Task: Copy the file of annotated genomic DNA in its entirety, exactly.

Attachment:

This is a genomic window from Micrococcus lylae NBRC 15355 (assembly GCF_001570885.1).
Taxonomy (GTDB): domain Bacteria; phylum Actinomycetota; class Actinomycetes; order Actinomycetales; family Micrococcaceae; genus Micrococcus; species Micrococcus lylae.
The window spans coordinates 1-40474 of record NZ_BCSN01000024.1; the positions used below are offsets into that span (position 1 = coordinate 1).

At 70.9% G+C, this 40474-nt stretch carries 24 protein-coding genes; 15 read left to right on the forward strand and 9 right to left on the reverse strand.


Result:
This is a genomic window from Micrococcus lylae NBRC 15355 (assembly GCF_001570885.1).
Taxonomy (GTDB): domain Bacteria; phylum Actinomycetota; class Actinomycetes; order Actinomycetales; family Micrococcaceae; genus Micrococcus; species Micrococcus lylae.
The window spans coordinates 1-40474 of record NZ_BCSN01000024.1; the positions used below are offsets into that span (position 1 = coordinate 1).

At 70.9% G+C, this 40474-nt stretch carries 24 protein-coding genes; 15 read left to right on the forward strand and 9 right to left on the reverse strand.